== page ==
Demand is not there
The 2011 Comprehensive Energy Plan has as a goal of obtaining 90 percent of ALL energy from renewable sources by 2050, not just electrical energy which accounts for only only one third of ALL energy. Poor Vermont's goal is far more extreme than rich Germany's 2050 goal.
Vermont's heavily-subsidized SPEED projects and ridge line wind turbine projects, such as the one on Lowell Mountain, produce energy at a cost of 15 to 20 cent per kilowatt-hour before the 7 cent utility markup, taxes and fees. Solar SPEED projects, which receive a state-mandated 27 cent per kilowatt-hour, are mostly owned by in-state and out-of state multi-millionaires seeking a tax shelter their high incomes. The high energy costs are charged, via rate schedules, to already-struggling households and businesses whose real incomes have been declining since 2007, due to the near-zero-growth economy.
VELCO, owner/manager of Vermont's high voltage electrical transmission system, typically makes capital cost projections for 10- to 20-year periods, based on growth in electrical demand and consumption. However, that growth has not happened since 2007. In fact, demand and consumption has decreased, mainly due to skimping and cost-cutting by households and businesses, and due to increased energy efficiency.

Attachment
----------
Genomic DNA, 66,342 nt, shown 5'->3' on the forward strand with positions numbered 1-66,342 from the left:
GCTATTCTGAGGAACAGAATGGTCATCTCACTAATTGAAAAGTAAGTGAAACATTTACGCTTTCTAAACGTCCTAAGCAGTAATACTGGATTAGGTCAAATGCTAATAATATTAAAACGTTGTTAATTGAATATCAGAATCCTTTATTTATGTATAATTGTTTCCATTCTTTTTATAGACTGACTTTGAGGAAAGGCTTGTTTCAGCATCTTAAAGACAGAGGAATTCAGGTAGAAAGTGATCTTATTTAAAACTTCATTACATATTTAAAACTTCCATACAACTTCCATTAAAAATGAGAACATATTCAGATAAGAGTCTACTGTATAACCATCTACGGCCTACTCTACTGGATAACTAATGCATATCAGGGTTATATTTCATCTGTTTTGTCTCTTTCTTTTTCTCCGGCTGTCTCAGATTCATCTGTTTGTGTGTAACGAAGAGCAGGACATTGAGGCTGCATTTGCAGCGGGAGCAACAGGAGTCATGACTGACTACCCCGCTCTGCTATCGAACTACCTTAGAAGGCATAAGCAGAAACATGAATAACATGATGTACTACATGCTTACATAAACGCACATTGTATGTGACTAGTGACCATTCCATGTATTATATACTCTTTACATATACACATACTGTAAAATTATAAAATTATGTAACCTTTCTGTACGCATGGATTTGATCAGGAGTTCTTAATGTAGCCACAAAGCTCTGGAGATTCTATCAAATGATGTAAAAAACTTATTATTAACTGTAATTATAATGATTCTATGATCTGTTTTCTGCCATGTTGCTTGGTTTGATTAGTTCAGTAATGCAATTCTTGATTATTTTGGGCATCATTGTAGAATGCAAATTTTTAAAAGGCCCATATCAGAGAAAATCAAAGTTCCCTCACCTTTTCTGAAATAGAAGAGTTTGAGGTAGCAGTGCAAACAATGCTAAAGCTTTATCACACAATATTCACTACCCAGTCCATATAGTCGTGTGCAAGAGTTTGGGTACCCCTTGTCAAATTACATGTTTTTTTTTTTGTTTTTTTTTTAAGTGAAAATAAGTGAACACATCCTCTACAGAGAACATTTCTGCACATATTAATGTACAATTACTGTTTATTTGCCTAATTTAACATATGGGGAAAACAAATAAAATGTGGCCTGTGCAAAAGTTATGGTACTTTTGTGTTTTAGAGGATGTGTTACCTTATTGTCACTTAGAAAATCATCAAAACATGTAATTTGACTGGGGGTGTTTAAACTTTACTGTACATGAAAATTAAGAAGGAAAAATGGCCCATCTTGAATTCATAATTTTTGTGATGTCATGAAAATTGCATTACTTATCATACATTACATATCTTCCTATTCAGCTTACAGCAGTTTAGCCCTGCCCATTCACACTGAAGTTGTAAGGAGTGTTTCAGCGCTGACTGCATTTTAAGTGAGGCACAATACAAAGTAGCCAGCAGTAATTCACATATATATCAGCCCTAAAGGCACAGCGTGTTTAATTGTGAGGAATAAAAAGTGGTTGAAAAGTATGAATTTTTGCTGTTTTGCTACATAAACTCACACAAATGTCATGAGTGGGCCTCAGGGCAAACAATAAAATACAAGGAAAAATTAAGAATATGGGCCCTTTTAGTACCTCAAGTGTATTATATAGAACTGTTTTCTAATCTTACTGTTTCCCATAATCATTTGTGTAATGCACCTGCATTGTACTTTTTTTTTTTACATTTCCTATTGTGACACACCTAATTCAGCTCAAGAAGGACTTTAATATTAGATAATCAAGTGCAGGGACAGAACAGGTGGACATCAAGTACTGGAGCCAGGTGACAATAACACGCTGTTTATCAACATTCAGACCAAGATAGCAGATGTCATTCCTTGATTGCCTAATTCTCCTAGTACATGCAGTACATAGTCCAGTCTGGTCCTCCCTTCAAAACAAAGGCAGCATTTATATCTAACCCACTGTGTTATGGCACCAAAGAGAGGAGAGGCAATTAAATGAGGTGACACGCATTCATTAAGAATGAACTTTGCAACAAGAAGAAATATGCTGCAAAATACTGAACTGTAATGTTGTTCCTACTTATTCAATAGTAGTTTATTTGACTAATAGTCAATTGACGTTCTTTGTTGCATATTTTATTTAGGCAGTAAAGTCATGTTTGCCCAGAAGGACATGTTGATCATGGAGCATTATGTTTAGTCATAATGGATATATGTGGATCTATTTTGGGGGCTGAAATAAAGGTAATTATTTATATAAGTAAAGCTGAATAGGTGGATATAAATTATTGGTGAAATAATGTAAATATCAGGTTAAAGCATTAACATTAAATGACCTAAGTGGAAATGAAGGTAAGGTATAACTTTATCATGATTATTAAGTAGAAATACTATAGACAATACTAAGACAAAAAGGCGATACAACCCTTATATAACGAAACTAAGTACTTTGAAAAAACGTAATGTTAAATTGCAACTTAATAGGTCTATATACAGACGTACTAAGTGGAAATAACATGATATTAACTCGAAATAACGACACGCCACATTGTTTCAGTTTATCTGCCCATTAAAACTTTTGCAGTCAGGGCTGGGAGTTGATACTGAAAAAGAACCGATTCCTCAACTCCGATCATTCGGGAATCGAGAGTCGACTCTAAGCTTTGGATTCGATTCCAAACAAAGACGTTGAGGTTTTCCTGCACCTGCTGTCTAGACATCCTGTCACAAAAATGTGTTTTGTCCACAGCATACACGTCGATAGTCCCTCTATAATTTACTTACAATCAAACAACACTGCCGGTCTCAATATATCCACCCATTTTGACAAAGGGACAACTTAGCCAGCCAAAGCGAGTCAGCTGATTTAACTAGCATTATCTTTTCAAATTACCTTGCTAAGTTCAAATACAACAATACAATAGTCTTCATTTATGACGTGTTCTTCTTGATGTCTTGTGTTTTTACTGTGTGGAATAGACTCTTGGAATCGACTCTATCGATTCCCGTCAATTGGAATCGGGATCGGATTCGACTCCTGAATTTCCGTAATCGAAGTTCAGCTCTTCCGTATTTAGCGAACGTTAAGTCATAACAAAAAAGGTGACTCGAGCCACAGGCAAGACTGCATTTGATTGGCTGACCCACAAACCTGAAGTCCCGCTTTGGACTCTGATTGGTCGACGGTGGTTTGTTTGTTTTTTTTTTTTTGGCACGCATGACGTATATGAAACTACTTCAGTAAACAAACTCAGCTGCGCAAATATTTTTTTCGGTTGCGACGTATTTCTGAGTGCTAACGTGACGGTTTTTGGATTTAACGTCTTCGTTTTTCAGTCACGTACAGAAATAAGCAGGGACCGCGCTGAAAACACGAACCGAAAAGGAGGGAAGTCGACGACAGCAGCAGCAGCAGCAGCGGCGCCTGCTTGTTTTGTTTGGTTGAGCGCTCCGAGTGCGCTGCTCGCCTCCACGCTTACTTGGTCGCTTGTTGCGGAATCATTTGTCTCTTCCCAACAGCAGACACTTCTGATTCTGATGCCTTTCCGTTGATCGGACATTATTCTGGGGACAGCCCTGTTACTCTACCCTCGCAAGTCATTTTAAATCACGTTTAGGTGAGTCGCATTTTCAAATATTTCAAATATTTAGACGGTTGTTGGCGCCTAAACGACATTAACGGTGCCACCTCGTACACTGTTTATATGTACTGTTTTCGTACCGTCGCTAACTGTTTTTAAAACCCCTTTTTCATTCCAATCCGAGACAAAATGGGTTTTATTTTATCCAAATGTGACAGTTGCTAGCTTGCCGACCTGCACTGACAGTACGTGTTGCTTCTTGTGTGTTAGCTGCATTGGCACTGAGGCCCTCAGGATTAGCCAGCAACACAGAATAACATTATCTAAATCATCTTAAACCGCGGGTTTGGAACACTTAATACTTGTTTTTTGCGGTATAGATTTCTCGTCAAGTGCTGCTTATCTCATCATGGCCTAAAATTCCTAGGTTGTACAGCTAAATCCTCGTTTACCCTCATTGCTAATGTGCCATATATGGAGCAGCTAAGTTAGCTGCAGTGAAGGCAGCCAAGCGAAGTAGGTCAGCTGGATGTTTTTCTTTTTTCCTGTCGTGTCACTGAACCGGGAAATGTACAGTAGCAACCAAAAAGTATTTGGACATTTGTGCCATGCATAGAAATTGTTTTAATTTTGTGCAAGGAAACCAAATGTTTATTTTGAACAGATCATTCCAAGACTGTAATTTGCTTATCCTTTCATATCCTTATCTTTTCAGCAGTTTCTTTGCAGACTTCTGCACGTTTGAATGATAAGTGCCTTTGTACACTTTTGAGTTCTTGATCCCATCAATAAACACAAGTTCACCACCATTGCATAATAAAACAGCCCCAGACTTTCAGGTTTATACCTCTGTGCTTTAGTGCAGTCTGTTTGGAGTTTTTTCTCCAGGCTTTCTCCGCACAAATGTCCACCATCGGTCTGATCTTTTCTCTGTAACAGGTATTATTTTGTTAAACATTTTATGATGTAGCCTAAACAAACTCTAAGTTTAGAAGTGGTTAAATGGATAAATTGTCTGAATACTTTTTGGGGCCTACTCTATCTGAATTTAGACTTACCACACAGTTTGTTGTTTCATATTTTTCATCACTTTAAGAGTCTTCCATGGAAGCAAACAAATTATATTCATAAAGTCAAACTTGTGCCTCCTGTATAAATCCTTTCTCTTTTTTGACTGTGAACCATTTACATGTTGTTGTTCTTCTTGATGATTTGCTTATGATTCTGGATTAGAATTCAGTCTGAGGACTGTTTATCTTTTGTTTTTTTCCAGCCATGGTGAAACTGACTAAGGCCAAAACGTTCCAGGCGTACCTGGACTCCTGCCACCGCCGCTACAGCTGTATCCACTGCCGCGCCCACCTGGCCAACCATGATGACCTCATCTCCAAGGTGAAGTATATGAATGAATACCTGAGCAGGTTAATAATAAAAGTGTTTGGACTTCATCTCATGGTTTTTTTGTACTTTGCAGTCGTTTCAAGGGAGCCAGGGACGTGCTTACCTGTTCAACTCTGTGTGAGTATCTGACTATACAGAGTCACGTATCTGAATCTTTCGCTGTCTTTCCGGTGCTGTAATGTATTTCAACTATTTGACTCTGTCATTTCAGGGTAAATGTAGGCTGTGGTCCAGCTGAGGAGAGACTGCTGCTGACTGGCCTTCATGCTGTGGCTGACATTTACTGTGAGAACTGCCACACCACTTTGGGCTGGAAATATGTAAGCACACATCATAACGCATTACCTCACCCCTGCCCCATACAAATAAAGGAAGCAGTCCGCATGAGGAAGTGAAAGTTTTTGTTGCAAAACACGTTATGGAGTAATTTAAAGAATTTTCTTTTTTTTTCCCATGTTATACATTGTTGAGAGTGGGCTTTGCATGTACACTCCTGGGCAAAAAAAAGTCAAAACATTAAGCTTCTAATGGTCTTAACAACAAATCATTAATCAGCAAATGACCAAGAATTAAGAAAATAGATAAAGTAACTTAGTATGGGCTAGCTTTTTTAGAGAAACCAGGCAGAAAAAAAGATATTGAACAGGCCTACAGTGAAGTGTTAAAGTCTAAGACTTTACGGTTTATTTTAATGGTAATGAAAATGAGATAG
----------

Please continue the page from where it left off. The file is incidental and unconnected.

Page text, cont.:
As a result, VELCO does not need to make as much investment to expand the transmission system, and an estimated $250 million does not need to be budgeted for the next 10 to 20 years. This has almost nothing to do with renewable energy projects, because they are mostly connected to the low-voltage electrical distribution systems, which are owned by utilities, such as Green Mountain Power.
All of New England already has a surplus of generating capacity, even with Vermont Yankee closed. There is no need to advocate for building more capacity. Fossil fuel consumption and related carbon dioxide emissions would be reduced much quicker, AND at a much lower cost, with increased energy efficiency, than with renewable energy projects that produce high-cost energy at three to four times New England grid prices.
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